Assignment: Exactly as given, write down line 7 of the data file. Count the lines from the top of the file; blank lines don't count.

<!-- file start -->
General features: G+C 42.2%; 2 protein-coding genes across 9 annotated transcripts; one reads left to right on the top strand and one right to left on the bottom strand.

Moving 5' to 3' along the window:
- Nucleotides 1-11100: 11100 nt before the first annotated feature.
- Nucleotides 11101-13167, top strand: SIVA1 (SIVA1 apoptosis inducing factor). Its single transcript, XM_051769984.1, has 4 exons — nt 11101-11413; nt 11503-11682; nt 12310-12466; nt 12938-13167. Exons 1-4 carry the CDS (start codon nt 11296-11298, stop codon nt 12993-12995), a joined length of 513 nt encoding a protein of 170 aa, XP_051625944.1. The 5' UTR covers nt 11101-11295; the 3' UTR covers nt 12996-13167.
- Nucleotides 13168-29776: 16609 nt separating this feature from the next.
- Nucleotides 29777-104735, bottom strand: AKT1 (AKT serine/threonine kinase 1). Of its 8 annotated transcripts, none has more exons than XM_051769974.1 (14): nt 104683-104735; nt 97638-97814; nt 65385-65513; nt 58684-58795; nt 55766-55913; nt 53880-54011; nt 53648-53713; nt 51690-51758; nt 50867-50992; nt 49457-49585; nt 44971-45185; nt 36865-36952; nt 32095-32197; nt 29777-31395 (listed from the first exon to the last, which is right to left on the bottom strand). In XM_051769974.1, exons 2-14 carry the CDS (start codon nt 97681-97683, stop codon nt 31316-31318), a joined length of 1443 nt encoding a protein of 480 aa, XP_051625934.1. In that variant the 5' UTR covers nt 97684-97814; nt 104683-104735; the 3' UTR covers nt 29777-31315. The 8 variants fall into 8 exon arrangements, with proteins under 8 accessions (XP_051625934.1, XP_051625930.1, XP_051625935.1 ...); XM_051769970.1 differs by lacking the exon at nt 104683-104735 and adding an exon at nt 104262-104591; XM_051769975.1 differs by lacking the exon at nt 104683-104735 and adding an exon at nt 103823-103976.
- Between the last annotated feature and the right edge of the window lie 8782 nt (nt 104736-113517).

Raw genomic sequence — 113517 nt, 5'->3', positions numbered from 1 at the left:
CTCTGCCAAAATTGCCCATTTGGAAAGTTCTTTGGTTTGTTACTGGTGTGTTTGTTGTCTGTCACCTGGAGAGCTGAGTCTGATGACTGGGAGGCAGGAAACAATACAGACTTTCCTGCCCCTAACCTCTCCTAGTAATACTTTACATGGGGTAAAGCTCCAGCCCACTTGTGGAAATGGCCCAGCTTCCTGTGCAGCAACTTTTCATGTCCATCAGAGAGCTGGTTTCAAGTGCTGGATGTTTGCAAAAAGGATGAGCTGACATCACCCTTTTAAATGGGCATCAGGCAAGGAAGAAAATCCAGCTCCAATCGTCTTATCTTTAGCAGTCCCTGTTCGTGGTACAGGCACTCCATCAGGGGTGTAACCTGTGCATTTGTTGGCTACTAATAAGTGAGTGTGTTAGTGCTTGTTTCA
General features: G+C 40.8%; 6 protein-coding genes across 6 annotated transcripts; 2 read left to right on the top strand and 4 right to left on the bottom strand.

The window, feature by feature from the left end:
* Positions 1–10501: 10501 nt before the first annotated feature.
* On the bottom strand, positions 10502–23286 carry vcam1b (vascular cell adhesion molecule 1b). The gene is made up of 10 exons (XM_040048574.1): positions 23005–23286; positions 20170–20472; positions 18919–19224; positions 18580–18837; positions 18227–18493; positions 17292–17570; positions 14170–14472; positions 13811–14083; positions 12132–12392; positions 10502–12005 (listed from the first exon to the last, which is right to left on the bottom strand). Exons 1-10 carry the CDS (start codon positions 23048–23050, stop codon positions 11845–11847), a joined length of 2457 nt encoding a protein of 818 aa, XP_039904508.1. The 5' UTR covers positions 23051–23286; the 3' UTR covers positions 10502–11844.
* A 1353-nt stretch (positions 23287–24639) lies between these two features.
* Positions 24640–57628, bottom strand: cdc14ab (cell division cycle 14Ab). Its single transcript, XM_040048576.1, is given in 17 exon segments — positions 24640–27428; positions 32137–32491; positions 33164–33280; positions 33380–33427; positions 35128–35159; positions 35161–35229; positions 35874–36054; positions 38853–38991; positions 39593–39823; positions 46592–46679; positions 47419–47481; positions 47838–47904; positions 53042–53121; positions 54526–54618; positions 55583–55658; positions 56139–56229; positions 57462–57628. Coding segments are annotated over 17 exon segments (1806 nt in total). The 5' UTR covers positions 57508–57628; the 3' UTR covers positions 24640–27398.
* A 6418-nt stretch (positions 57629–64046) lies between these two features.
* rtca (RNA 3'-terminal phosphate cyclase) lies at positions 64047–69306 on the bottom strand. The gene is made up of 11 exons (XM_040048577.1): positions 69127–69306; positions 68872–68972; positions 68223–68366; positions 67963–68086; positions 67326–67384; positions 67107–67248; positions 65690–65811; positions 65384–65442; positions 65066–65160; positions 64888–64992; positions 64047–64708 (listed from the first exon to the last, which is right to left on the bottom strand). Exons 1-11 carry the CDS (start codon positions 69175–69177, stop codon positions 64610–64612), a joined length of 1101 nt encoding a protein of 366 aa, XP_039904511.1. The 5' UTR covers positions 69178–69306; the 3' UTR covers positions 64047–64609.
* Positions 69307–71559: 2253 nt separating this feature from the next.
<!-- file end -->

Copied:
- Between the last annotated feature and the right edge of the window lie 8782 nt (nt 104736-113517).